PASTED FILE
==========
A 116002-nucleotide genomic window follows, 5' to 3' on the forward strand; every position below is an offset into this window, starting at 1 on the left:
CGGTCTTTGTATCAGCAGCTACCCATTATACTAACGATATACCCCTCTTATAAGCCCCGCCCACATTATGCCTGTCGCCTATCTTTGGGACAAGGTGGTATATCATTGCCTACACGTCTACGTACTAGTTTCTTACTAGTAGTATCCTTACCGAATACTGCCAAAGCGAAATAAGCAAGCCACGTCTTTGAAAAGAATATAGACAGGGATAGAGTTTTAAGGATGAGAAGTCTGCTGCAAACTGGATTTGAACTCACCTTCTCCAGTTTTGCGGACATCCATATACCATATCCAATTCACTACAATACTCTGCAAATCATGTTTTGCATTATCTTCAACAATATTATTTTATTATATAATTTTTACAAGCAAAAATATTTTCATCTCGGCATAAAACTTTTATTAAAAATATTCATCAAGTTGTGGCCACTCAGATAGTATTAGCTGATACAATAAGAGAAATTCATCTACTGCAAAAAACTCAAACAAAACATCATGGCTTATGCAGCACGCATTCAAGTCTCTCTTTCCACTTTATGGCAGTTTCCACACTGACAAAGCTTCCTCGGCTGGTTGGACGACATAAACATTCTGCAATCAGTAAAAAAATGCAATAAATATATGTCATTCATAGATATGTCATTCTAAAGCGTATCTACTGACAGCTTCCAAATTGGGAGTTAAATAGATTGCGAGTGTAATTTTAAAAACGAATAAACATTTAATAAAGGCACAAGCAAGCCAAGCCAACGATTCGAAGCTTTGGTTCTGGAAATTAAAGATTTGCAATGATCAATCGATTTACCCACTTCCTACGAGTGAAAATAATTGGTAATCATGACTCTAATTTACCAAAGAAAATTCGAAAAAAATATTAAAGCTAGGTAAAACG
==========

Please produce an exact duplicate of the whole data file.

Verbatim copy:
A 116002-nucleotide genomic window follows, 5' to 3' on the forward strand; every position below is an offset into this window, starting at 1 on the left:
CGGTCTTTGTATCAGCAGCTACCCATTATACTAACGATATACCCCTCTTATAAGCCCCGCCCACATTATGCCTGTCGCCTATCTTTGGGACAAGGTGGTATATCATTGCCTACACGTCTACGTACTAGTTTCTTACTAGTAGTATCCTTACCGAATACTGCCAAAGCGAAATAAGCAAGCCACGTCTTTGAAAAGAATATAGACAGGGATAGAGTTTTAAGGATGAGAAGTCTGCTGCAAACTGGATTTGAACTCACCTTCTCCAGTTTTGCGGACATCCATATACCATATCCAATTCACTACAATACTCTGCAAATCATGTTTTGCATTATCTTCAACAATATTATTTTATTATATAATTTTTACAAGCAAAAATATTTTCATCTCGGCATAAAACTTTTATTAAAAATATTCATCAAGTTGTGGCCACTCAGATAGTATTAGCTGATACAATAAGAGAAATTCATCTACTGCAAAAAACTCAAACAAAACATCATGGCTTATGCAGCACGCATTCAAGTCTCTCTTTCCACTTTATGGCAGTTTCCACACTGACAAAGCTTCCTCGGCTGGTTGGACGACATAAACATTCTGCAATCAGTAAAAAAATGCAATAAATATATGTCATTCATAGATATGTCATTCTAAAGCGTATCTACTGACAGCTTCCAAATTGGGAGTTAAATAGATTGCGAGTGTAATTTTAAAAACGAATAAACATTTAATAAAGGCACAAGCAAGCCAAGCCAACGATTCGAAGCTTTGGTTCTGGAAATTAAAGATTTGCAATGATCAATCGATTTACCCACTTCCTACGAGTGAAAATAATTGGTAATCATGACTCTAATTTACCAAAGAAAATTCGAAAAAAATATTAAAGCTAGGTAAAACG